Spence Green

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I work at Lilt. In addition to computers and languages, my interests include travel, running, and scuba diving. more...

A Letter

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I took the occassion of Christmas break to clean my room. Aside from the various novelties acquired during an active childhood that required sorting, I discovered a number of letters. Among them was one dated November 8, 1990 from an Eddie Brewer. By some surreptitious scheme, this note had escaped similar cleaning operations mounted over the previous 16 years. How thankful I am that it did survive, because for the majority of that period I would not have attached any significance to its contents. But “reasoning about causes and effects is a difficult thing,” as Eco has written, so I now return to the letter. Evidently a school assignment had required me to compose letters to military men during the first Gulf War. One of these letters came into the possession of Mr. Brewer, a technician on the USS O’Brien. He wrote as follows:


I would like to thank you for taking the time to write. Every letter that is received makes life here in the Persian Gulf a little easier to endure.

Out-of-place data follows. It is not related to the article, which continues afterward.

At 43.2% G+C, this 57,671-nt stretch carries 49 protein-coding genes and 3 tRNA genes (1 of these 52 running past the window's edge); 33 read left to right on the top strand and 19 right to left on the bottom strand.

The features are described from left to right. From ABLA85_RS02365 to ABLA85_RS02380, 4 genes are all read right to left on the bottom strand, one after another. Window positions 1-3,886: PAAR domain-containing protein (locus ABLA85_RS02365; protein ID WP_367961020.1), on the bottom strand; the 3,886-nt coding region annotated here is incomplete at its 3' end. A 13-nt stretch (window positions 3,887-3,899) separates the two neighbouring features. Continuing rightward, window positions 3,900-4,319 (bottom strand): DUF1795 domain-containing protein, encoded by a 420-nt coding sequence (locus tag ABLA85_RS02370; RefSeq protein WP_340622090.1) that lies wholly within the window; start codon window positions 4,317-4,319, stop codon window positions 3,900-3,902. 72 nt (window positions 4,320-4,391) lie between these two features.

My name is James E. Brewer, (Eddie), is my nick-name among others. I am an Electronic Warfare technician onboard the USS O’Brien DD 975 which is home-ported in San Diego, CA. My hometown is Natchez, MS, which is the oldest town located on the Mississippi River. I have been in the Navy for 4 years with 16 more years to [sic] I retire from the Navy. I am a sports nut with the desire to enter sport’s [sic] medicine when my career with the Navy comes to an end. I have 3 years of college working on a BA degree in education and athletic administration. This is a little about myself.

Pedestrian stuff thus far, I thought. Brewer then described his condition:

Everybody is asking how is it really over in the Persian Gulf. It is hot and dry. It is the largest beach I have ever seen. Let me explain that last statement. I took a tour in Abu Dubi [sic], UAE a month ago when the ship was in port for a short rest period. The tour was of the town of Abu Dubi [sic] and surrounding areas. I saw sand from the time I left the ship until the time I got back 6 hours later. The people in the area welcome us and our money with open arms. We are constantly made aware of terrorist attacks while in port and while at sea. Who knows when or how the shooting will start, or if it will start, so we are constantly on alert.

I was two months past my ninth birthday when I first read these words; presumably I did not bother to locate Abu Dhabi between rounds of Nintendo and bicycling adventures in the neighborhood. This very morning, though, I was over at the same port, watching the same water, infuriated by an southern wind, lash the same “beach.” Mr. Brewer completed his 16 years last November. Am I just beginning mine?

Written by Spence

March 16th, 2007 at 6:23 am

Posted in UAE

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